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Epidemiology of pedestrian–MVCs by road type in Cluj, Romania
  1. Cara Hamann1,
  2. Corinne Peek-Asa2,
  3. Diana Rus3
  1. 1Injury Prevention Research Center, University of Iowa, Iowa City, Iowa, USA
  2. 2Department of Occupational and Environmental Health, University of Iowa College of Public Health, Iowa City, Iowa, USA
  3. 3Center for Health Policy and Public Health, Institute for Social Research, College of Political, Administrative and Communication Sciences, Babeş-Bolyai University, Cluj-Napoca, Romania
  1. Correspondence to Dr Cara Hamann, Injury Prevention Research Center, University of Iowa, 200 Newton Rd, 2186 WL, Iowa City, IA 52242, USA; cara-hamann{at}uiowa.edu

Abstract

Objective Pedestrian–motor vehicle (PMV) crash rates in Romania are among the highest in all of Europe. The purpose of this study was to examine the characteristics of pedestrian–MVCs in Cluj County, Romania, on the two major types of roadways: national or local.

Methods Cluj County police crash report data from 2010 were used to identify pedestrian, driver and crash characteristics of pedestrian–MVCs. Crashes with available location data were geocoded and road type (national or local) for each crash was determined. Distributions of crash characteristics were examined by road type and multivariable logistic regression models were built to determine predictors of crash road type.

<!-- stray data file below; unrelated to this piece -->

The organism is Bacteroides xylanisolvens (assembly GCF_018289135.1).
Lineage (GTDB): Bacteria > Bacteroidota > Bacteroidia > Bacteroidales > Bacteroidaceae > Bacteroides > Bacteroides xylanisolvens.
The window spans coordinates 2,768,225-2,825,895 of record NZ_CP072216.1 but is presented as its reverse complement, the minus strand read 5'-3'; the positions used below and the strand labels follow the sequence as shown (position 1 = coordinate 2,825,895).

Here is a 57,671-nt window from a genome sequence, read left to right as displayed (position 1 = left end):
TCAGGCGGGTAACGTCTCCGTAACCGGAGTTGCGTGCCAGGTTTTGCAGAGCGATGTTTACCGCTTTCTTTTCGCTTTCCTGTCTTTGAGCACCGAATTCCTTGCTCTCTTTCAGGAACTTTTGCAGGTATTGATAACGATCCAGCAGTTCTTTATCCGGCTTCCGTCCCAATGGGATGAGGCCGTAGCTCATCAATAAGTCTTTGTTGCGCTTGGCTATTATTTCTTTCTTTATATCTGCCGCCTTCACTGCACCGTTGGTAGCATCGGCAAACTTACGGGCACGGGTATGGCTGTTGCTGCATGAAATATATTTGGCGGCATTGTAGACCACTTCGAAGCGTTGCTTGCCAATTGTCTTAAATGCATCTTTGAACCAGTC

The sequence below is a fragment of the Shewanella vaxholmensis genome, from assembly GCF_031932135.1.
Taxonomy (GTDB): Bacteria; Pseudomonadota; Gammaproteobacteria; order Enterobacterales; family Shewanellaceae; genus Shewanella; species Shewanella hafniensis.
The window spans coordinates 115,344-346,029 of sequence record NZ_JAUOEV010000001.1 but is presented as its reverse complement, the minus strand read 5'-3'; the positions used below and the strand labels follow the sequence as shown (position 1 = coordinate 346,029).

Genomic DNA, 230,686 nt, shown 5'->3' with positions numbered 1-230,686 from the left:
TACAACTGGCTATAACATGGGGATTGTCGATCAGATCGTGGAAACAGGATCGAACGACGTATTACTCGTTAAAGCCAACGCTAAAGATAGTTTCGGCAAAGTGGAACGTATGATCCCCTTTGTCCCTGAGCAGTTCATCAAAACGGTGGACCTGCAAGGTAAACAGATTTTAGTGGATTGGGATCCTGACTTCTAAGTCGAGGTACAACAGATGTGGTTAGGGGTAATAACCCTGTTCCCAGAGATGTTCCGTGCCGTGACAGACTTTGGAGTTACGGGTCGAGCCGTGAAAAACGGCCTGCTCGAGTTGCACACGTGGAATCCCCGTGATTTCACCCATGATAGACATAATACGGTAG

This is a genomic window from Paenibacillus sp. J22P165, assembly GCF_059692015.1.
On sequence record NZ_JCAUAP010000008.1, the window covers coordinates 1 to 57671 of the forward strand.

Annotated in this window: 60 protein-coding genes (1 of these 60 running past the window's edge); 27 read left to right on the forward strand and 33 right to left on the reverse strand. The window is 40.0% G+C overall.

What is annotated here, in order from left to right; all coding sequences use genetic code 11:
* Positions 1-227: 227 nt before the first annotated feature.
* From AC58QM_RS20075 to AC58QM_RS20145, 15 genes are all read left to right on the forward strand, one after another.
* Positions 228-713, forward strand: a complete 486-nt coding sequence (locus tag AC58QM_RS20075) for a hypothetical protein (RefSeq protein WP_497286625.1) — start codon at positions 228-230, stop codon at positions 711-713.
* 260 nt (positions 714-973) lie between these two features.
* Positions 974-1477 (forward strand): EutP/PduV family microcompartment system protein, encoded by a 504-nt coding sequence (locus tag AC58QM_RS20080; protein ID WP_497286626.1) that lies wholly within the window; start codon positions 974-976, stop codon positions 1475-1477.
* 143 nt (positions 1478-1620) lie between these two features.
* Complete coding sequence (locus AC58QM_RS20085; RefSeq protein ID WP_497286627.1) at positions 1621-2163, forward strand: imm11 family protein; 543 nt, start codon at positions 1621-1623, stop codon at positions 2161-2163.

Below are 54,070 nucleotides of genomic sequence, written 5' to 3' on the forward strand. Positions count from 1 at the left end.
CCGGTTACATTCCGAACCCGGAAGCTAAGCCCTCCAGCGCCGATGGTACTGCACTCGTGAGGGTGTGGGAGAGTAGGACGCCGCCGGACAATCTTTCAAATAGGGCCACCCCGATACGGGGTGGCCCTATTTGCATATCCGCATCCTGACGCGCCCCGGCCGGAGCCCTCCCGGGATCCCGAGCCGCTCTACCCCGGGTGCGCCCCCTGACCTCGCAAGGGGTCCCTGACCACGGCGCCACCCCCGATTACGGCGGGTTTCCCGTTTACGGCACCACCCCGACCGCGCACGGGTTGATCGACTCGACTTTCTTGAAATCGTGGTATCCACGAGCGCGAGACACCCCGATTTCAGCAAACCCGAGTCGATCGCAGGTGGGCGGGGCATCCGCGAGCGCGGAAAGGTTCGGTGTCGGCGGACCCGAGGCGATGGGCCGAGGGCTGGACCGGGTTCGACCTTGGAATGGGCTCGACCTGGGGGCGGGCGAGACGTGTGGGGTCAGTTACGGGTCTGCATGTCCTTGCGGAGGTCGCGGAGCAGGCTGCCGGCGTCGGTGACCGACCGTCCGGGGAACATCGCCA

Results Crashes occurring on national roads involved more teenagers and adults, while those on local roads involved more young children (0–12) and older adults (65+) (p<0.01). Crashes on national roads were more likely to have marked pedestrian crossings and shoulders compared with local crashes. Pedestrian–MVCs that involved a moving violation by the motorist were more likely to occur on national roadways (adjusted OR=1.93, 95% CI 1.07 to 3.49).

Conclusions Pedestrian–MVCs pose a considerable health burden in Romania. Results from this study suggest that factors leading to PMV crashes on national roads are more likely to involve driver-related causes compared with local roads. Intervention priorities to reduce pedestrian crashes on national roads should be directed towards driver behaviour on national roads. Further examination of driver and pedestrian behaviours related to crash risk on both national and local roads, such as distraction and speeding, is warranted.

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